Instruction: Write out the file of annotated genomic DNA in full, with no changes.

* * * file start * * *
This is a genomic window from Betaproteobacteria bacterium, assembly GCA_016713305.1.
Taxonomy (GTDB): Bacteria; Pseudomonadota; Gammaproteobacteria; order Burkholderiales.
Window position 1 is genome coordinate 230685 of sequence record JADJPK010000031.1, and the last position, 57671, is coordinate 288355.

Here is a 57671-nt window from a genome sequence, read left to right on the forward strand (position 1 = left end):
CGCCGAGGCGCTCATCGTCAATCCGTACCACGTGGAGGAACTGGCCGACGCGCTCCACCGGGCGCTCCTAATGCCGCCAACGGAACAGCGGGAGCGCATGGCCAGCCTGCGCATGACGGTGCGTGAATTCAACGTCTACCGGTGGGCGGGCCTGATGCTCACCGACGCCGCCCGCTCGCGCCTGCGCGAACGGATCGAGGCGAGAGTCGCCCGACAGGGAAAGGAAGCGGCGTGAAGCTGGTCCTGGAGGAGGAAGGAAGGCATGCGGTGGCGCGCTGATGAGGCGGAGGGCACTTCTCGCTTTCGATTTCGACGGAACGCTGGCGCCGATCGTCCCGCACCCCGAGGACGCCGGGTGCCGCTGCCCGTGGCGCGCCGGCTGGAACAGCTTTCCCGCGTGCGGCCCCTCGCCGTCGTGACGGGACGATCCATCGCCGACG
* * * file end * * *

This is a genomic window from Betaproteobacteria bacterium, assembly GCA_016713305.1.
Taxonomy (GTDB): Bacteria; Pseudomonadota; Gammaproteobacteria; order Burkholderiales.
Window position 1 is genome coordinate 230685 of sequence record JADJPK010000031.1, and the last position, 57671, is coordinate 288355.

Here is a 57671-nt window from a genome sequence, read left to right on the forward strand (position 1 = left end):
CGCCGAGGCGCTCATCGTCAATCCGTACCACGTGGAGGAACTGGCCGACGCGCTCCACCGGGCGCTCCTAATGCCGCCAACGGAACAGCGGGAGCGCATGGCCAGCCTGCGCATGACGGTGCGTGAATTCAACGTCTACCGGTGGGCGGGCCTGATGCTCACCGACGCCGCCCGCTCGCGCCTGCGCGAACGGATCGAGGCGAGAGTCGCCCGACAGGGAAAGGAAGCGGCGTGAAGCTGGTCCTGGAGGAGGAAGGAAGGCATGCGGTGGCGCGCTGATGAGGCGGAGGGCACTTCTCGCTTTCGATTTCGACGGAACGCTGGCGCCGATCGTCCCGCACCCCGAGGACGCCGGGTGCCGCTGCCCGTGGCGCGCCGGCTGGAACAGCTTTCCCGCGTGCGGCCCCTCGCCGTCGTGACGGGACGATCCATCGCCGACG